Gerrymandering Shields Legislators from Thinking about All Constituents or the Common Good

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  • Scott Swenson, Dale Eisman
North Carolina Legislators Protected from Public Backlash Over Anti-LGBT Discrimination Bill

Fact Sheet: HB2 and Gerrymandering

RALEIGH – The North Carolina legislature last month held a one-day special session to pass House Bill 2, a controversial measure blocking the City of Charlotte’s anti-discrimination ordinance that was designed to protect members of the LGBT community.  The legislature’s action has created a political firestorm, with a number of large companies condemning HB2 and PayPal announcing that it will no longer follow through on a plan to locate a global operations center in Charlotte because of the new law.

But while lawmakers face strong criticism over HB2, the reality is that the vast majority of them will likely suffer no consequences at the polls this fall over this or other legislation because of their gerrymandered districts.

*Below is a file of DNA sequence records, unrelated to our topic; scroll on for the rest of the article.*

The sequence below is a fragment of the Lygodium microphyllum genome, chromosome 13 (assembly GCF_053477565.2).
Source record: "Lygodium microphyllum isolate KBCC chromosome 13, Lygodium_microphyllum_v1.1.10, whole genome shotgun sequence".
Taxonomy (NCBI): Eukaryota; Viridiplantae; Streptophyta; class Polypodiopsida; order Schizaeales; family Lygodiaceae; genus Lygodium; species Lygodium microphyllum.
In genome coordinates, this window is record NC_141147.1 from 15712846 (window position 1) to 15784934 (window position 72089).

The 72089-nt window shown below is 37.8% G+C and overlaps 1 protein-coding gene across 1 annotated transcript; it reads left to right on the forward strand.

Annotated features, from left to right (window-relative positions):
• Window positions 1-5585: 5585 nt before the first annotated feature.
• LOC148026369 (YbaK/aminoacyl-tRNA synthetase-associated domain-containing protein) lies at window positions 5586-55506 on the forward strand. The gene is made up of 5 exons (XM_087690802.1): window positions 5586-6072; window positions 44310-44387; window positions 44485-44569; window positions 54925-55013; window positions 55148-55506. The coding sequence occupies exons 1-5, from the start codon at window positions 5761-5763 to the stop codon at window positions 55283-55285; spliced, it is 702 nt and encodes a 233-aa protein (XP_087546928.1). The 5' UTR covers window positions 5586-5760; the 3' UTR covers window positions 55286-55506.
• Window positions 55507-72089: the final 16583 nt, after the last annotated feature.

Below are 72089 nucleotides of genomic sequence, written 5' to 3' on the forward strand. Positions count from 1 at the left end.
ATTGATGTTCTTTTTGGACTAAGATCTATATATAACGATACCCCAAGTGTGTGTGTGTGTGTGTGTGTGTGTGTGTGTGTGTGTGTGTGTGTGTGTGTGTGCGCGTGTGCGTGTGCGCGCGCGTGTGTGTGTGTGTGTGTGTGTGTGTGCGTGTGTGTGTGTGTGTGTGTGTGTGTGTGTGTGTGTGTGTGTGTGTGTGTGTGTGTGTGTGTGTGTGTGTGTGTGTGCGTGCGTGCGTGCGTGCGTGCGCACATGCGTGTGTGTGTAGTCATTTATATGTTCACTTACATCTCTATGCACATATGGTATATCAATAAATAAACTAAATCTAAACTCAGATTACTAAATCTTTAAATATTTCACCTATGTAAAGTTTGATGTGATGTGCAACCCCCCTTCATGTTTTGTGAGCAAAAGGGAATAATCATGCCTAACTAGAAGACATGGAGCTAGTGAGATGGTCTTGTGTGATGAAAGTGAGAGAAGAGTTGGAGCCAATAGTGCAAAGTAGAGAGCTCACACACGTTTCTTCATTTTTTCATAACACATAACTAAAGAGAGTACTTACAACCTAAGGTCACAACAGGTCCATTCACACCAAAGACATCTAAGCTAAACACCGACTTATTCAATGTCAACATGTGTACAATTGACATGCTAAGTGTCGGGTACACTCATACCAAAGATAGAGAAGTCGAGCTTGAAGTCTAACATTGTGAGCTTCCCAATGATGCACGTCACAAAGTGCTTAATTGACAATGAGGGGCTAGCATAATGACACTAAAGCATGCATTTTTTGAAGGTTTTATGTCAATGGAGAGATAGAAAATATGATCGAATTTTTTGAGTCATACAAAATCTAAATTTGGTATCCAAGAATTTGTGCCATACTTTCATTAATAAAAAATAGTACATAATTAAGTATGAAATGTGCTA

Here are some facts:

  • 90 percent of lawmakers that voted in favor of HB2 either face no opponent this fall or come from districts so heavily gerrymandered that they won their last election by more than 10 percentage points.
  • This problem is not new. Since 1992, nearly half of all North Carolina legislative races have had just one candidate on the ballot. 
  • That trend continues in 2016, with 42 percent of all legislative candidates running unopposed this fall.

“Because of gerrymandering, millions of North Carolina voters will have no real opportunity to weigh in on the merits of HB2 or other legislation when they go to the polls this fall,” said Dennis Burns, chairman of Common Cause North Carolina. “North Carolinians deserve a redistricting process that encourages competition in elections and allows citizens to hold their representatives accountable at the ballot box.”

There has been a growing movement for redistricting reform in North Carolina:

  • Last year, a bipartisan majority of NC House members sponsored House Bill 92, which would take redistricting authority out of the hands of partisan lawmakers and give it to nonpartisan legislative staff. However, that proposal has not been given a vote in the legislature.
  • In the past year, over 40 local elected officials from 128 towns and cities across North Carolina have signed a petition calling for redistricting reform.
  • A majority of North Carolina voters support independent redistricting, according to a February 2016 survey from Public Policy Polling.
  • Both Republican Gov. Pat McCrory, and his challenger in this year’s election, Democratic Attorney General Roy Cooper, have spoken out against gerrymandering.